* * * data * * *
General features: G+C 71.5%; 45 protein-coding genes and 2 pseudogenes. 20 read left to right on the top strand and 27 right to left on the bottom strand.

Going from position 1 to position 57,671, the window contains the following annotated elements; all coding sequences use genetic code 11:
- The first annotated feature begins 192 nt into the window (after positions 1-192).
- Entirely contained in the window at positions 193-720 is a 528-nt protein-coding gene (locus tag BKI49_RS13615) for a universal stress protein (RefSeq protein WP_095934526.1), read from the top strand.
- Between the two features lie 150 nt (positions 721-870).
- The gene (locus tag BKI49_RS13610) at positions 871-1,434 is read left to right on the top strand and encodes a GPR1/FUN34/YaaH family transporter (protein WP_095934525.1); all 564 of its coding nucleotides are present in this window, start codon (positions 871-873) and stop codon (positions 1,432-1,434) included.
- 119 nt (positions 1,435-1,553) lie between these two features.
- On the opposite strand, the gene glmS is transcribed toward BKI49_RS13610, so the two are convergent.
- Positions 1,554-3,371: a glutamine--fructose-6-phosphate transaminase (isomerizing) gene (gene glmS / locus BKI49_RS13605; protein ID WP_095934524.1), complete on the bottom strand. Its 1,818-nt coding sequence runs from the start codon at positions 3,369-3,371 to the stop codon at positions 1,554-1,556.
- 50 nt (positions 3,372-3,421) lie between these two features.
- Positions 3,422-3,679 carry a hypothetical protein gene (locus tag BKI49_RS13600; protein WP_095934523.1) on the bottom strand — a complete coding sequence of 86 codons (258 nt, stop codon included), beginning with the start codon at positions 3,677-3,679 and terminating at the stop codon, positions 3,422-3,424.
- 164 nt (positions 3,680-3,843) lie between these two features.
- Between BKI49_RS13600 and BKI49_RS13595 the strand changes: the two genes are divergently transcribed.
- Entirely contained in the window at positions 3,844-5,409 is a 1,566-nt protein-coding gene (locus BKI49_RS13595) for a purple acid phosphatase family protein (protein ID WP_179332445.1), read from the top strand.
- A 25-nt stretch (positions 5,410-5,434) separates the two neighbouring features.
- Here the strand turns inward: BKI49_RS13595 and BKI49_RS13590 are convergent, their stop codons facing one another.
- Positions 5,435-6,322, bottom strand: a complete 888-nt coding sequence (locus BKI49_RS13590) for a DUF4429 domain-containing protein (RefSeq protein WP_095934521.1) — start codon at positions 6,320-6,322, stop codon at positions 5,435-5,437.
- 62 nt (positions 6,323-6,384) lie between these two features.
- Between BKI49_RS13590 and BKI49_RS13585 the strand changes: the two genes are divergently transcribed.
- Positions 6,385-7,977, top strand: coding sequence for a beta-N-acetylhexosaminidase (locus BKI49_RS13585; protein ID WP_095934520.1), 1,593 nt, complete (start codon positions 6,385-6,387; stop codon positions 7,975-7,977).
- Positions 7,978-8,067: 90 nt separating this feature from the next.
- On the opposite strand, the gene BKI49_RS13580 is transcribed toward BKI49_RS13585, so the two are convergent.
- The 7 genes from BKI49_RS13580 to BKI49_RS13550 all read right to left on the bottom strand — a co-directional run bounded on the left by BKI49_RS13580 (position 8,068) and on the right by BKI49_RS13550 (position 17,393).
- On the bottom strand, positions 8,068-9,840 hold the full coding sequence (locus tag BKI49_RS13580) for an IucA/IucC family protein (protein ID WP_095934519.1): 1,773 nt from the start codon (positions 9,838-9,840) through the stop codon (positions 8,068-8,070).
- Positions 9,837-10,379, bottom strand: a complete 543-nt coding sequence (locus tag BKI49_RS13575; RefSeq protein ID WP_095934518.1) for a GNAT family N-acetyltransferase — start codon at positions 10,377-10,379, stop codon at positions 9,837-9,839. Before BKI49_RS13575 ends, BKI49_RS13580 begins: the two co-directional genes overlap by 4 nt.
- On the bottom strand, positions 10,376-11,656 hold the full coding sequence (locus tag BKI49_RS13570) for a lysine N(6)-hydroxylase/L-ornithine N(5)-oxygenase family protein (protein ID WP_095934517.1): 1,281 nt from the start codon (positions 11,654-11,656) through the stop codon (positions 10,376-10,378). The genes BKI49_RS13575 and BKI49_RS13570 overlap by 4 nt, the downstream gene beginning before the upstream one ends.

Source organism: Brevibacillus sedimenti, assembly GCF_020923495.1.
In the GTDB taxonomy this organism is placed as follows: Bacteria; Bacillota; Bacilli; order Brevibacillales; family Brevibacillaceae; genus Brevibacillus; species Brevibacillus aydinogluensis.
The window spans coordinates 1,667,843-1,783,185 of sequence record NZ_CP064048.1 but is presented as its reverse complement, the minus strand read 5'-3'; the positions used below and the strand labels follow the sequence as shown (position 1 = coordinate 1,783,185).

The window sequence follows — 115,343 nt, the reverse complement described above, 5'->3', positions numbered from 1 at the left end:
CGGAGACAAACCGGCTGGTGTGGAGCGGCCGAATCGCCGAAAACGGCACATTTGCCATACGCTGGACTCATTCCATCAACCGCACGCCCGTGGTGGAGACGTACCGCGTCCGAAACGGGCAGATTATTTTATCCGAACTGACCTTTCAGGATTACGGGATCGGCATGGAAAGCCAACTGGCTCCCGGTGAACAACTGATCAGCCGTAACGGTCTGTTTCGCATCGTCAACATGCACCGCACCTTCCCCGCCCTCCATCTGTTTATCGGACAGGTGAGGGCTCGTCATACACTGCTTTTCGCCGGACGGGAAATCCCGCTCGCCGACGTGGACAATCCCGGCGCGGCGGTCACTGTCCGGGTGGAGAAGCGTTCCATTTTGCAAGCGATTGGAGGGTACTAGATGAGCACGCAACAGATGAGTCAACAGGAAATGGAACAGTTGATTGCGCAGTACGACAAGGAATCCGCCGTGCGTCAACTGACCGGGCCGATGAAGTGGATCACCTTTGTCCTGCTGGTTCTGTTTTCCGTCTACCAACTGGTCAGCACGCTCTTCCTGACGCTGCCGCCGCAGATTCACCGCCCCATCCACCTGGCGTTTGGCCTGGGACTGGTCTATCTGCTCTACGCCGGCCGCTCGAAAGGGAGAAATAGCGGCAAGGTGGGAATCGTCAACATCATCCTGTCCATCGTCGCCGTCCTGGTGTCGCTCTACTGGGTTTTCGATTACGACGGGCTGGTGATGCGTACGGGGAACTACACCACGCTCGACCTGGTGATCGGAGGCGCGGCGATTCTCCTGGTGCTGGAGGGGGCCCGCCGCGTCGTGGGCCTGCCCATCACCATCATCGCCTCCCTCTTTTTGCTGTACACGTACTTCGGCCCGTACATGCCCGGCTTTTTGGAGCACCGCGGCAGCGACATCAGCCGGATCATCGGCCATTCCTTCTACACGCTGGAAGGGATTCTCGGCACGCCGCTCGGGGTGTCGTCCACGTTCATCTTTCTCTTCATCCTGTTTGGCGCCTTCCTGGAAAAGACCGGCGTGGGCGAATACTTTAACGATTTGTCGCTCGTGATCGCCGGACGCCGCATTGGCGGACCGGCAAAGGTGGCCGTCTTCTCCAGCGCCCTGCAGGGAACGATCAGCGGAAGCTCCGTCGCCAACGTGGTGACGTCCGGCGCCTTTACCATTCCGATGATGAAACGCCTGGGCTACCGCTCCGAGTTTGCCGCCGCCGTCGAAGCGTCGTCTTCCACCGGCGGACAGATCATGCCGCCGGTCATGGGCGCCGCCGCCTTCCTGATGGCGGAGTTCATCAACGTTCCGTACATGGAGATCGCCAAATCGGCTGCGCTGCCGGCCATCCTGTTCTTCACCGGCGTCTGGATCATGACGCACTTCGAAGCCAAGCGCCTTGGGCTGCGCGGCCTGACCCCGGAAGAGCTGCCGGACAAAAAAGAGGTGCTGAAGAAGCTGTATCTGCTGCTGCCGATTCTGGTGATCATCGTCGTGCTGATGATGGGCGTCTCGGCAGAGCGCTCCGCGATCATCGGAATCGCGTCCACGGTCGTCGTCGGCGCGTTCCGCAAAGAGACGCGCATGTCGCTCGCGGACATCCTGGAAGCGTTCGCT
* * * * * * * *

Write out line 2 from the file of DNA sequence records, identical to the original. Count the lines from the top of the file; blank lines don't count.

Going from position 1 to position 57,671, the window contains the following annotated elements; all coding sequences use genetic code 11: